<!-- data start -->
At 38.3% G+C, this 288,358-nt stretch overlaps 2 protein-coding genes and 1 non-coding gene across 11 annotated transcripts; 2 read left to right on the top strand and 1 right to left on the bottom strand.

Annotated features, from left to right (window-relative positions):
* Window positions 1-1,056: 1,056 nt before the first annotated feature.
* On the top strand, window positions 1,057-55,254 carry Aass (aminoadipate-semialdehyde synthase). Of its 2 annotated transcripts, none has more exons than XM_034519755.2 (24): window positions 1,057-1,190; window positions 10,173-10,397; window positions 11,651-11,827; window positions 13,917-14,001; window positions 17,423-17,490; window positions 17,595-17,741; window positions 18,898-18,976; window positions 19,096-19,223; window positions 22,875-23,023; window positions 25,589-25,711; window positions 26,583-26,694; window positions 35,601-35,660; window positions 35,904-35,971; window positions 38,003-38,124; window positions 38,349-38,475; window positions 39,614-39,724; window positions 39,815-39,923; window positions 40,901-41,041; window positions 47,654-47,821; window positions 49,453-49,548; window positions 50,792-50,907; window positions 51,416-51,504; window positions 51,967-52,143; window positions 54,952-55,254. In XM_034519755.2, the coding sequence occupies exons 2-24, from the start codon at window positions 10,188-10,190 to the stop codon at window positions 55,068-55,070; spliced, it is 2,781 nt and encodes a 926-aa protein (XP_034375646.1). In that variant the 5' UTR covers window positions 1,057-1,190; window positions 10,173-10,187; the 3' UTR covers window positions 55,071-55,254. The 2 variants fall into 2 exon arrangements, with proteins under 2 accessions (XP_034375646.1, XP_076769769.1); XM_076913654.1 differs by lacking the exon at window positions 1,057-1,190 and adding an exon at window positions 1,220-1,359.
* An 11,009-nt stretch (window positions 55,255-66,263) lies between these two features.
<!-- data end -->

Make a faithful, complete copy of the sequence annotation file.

At 38.3% G+C, this 288,358-nt stretch overlaps 2 protein-coding genes and 1 non-coding gene across 11 annotated transcripts; 2 read left to right on the top strand and 1 right to left on the bottom strand.

Annotated features, from left to right (window-relative positions):
* Window positions 1-1,056: 1,056 nt before the first annotated feature.
* On the top strand, window positions 1,057-55,254 carry Aass (aminoadipate-semialdehyde synthase). Of its 2 annotated transcripts, none has more exons than XM_034519755.2 (24): window positions 1,057-1,190; window positions 10,173-10,397; window positions 11,651-11,827; window positions 13,917-14,001; window positions 17,423-17,490; window positions 17,595-17,741; window positions 18,898-18,976; window positions 19,096-19,223; window positions 22,875-23,023; window positions 25,589-25,711; window positions 26,583-26,694; window positions 35,601-35,660; window positions 35,904-35,971; window positions 38,003-38,124; window positions 38,349-38,475; window positions 39,614-39,724; window positions 39,815-39,923; window positions 40,901-41,041; window positions 47,654-47,821; window positions 49,453-49,548; window positions 50,792-50,907; window positions 51,416-51,504; window positions 51,967-52,143; window positions 54,952-55,254. In XM_034519755.2, the coding sequence occupies exons 2-24, from the start codon at window positions 10,188-10,190 to the stop codon at window positions 55,068-55,070; spliced, it is 2,781 nt and encodes a 926-aa protein (XP_034375646.1). In that variant the 5' UTR covers window positions 1,057-1,190; window positions 10,173-10,187; the 3' UTR covers window positions 55,071-55,254. The 2 variants fall into 2 exon arrangements, with proteins under 2 accessions (XP_034375646.1, XP_076769769.1); XM_076913654.1 differs by lacking the exon at window positions 1,057-1,190 and adding an exon at window positions 1,220-1,359.
* An 11,009-nt stretch (window positions 55,255-66,263) lies between these two features.